You can look high and low for a magical pill, squeeze out a few more juice cleanses, or drift from fad diet to fad diet, but at the end of the day, we all know the only way to lose weight is through a healthy diet (or “lifestyle” if you’re not a fan of the D word) and exercise.
And, if you’re already hustling to burn calories and avoiding fat bombs, you may be headed for plateau territory soon. To help you power through, we found ten of the easiest pound-dropping, calorie-torching tricks in the book — totally effortless moves that researchers say promote weight loss … because science! Kick your feet up, click ahead and get ready to drop a few extra pounds.
Keep your bedroom as dark as humanly possible, invest in a sleeping mask and shut your laptop, TV and cell off at least an hour before bed The Study: Ohio State University
The Theory: Neuroscientists found that mice who were exposed to a dim light at night over eight weeks gained 50 percent more weight than mice who slept in complete darkness at night. Why? Those exposed to dim lighting (yes, the blue light that emits from your cell and laptop counts) started eating at odd hours (hello, late-night snacking).
The Theory: We eat more when there’s less contrast between the color of the food and the plate. Few foods are naturally blue, which makes it the calorie-counting plate color of choice It’s also less “stimulating” than yellow and red, colors favored by fast food restaurants for a reason. The size of your bowls and plates is also a factor. Bigger dishes can make a portion look smaller, so you’re more likely to pile on more food.
The Theory: It’s hard to imagine anything more sad than eating alone in front of a mirror, or more bizarre than eating in front of a mirror with other diners at the table. But, if you’re trying to drop a few, watching yourself chow down makes you more aware of your body and forces you to think about the food you’re eating. You’ll eat less, and more healthfully.
The Theory: In mildly cold conditions, your body can generate heat without shivering (“non-shivering thermogenesis” if you’re a scientist), and researchers believe that this response has an impact on brown fat. Unlike regular fat, brown fat burns calories like a furnace when it’s activated by non-shivering thermogenesis.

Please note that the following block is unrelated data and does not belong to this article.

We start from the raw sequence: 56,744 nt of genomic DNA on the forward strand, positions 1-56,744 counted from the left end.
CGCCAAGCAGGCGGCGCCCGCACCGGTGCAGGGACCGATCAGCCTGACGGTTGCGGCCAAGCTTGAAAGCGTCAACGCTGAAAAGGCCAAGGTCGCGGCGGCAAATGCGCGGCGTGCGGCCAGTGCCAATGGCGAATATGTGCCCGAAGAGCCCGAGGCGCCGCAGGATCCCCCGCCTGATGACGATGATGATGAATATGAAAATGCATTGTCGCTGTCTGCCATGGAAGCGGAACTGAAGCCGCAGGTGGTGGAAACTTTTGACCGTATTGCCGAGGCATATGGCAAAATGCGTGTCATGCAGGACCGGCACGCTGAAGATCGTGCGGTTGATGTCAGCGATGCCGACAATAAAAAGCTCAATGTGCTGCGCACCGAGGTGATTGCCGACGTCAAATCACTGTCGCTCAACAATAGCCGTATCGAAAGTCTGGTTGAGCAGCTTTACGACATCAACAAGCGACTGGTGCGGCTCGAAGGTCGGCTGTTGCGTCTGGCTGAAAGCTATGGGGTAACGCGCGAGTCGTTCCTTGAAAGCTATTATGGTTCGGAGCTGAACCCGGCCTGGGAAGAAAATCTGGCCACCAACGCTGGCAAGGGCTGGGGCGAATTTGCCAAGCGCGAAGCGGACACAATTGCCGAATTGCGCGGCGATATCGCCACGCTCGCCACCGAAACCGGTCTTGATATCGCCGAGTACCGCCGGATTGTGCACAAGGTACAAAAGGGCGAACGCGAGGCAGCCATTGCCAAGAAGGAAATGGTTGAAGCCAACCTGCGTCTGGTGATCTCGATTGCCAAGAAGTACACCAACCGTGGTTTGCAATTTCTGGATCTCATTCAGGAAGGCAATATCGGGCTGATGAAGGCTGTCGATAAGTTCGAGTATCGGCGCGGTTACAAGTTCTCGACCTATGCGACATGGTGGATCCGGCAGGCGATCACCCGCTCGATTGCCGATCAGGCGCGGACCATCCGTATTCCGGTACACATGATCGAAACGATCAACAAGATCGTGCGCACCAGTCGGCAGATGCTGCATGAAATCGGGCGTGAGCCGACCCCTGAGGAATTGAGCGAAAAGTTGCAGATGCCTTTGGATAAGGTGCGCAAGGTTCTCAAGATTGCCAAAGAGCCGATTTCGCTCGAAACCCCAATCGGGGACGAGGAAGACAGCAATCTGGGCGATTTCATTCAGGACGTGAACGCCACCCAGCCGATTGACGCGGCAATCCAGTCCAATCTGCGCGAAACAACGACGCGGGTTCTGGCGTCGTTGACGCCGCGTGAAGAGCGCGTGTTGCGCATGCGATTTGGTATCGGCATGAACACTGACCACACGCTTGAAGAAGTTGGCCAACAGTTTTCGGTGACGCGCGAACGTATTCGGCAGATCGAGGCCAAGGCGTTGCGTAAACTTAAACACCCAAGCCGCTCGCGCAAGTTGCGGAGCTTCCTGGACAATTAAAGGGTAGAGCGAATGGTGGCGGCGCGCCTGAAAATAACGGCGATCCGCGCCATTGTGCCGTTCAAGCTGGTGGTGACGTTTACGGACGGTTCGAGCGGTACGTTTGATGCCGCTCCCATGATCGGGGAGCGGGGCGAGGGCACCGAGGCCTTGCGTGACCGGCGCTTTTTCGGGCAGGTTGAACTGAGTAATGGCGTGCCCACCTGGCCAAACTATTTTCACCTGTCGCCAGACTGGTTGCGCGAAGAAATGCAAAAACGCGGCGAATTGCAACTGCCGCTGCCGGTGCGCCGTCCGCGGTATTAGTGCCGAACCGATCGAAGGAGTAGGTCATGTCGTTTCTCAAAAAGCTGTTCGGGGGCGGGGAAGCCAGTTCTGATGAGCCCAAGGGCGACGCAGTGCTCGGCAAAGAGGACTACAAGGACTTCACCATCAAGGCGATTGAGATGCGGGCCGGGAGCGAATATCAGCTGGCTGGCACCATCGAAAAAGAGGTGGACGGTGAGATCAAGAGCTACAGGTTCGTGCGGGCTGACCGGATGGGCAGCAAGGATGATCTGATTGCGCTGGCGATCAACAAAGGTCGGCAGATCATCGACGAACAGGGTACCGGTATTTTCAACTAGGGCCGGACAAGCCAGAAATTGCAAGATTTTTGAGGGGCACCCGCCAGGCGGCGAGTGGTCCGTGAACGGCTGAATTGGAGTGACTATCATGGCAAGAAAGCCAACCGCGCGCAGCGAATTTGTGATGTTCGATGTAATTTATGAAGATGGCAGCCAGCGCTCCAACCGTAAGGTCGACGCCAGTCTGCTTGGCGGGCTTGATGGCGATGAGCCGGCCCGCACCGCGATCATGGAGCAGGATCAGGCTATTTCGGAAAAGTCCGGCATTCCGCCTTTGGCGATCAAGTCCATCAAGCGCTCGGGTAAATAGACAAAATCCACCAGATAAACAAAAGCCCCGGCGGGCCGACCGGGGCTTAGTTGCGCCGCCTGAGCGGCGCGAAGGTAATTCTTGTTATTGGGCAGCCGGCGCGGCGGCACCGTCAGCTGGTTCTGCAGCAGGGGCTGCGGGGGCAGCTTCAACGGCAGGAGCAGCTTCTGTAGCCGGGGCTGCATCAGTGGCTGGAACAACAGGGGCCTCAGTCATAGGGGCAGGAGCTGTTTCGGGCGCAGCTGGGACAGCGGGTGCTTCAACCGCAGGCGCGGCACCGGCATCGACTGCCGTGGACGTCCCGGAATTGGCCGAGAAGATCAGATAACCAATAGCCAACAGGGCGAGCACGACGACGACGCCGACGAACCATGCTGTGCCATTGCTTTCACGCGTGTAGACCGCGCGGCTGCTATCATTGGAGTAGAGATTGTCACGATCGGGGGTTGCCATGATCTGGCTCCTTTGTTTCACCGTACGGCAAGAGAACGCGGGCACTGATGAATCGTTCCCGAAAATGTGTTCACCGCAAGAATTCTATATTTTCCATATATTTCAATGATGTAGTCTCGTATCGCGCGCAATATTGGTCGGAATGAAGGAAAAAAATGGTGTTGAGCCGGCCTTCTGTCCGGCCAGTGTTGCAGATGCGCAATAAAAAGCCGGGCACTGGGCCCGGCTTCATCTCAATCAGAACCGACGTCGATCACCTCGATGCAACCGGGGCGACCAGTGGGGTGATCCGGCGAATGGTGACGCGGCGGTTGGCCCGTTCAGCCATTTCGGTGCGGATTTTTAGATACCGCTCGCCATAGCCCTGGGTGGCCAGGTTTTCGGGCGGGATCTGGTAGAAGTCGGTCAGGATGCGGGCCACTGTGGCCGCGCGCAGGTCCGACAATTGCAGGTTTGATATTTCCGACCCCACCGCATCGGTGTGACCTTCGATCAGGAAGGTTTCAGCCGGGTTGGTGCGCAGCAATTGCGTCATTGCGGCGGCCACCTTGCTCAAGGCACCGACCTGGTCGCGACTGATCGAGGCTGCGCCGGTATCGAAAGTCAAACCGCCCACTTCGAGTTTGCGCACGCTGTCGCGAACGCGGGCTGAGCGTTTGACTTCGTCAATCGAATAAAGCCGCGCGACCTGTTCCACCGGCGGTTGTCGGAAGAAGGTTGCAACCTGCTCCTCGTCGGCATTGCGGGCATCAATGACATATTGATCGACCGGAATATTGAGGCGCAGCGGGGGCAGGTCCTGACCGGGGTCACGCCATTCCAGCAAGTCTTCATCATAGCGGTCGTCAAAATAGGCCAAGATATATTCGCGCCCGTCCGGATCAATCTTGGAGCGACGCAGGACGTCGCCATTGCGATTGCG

The Theory: Researchers haven’t pinpointed individual vitamins that impact weightloss, but they believe that when your body is low on nutrients, your appetite fires up and you overeat as a way to replenish your bod.
The Theory: Bread, chips and other high-calorie, carby foods tend to be set at the center of the table at parties/happy hour/dinners, and highly processed and packaged foods hover in the middle aisles of a typical grocery store floorplan. Avoid those center spots at the table or bar, and when you’re grocery shopping, load up your cart from the outer aisles, where the fresh produce, meats, dairy and natural foods are typically shelved.
The Theory: Spicy spices, like cayenne and black pepper, rev your metabolism and help your body burn more calories through thermogenesis, the production of heat in the body. Spices with strong aromas (like garlic power) or an extra kick (red pepper flakes) also force you to take smaller bites, so you’re more likely to register “full” without overeating. .
The Theory: Over a 13-year span, researchers found that women who sipped on a glass (or two) a day not only consumed fewer calories, but that women burn more calories after drinking than men do because our bodies have to work harder to metabolize alcohol). Bonus: wine is full of antioxidants that reduce cholesterol and blood pressure.
The Theory: Researchers found women (and men!) ate less when dining with men than they did when dining with women. They attribute this to an increased awareness of established gender roles — and be honest, as progressive as you may be, you’re less likely scarf down your fourth slice or order super-sized burrito when there are guys around.
The Theory: Previous studies have found that, in general, we’re more likely to overspend when paying with plastic because we can’t see the physical money (cash) diminishing. Researchers at Cornell and Binghamton linked this phenomenon to our waistlines, theorizing that junk food purchases are often impulse purchases. When you have a set amount of cash withdrawn, you’re less likely to blow it all on Snickers bars, soda and chips.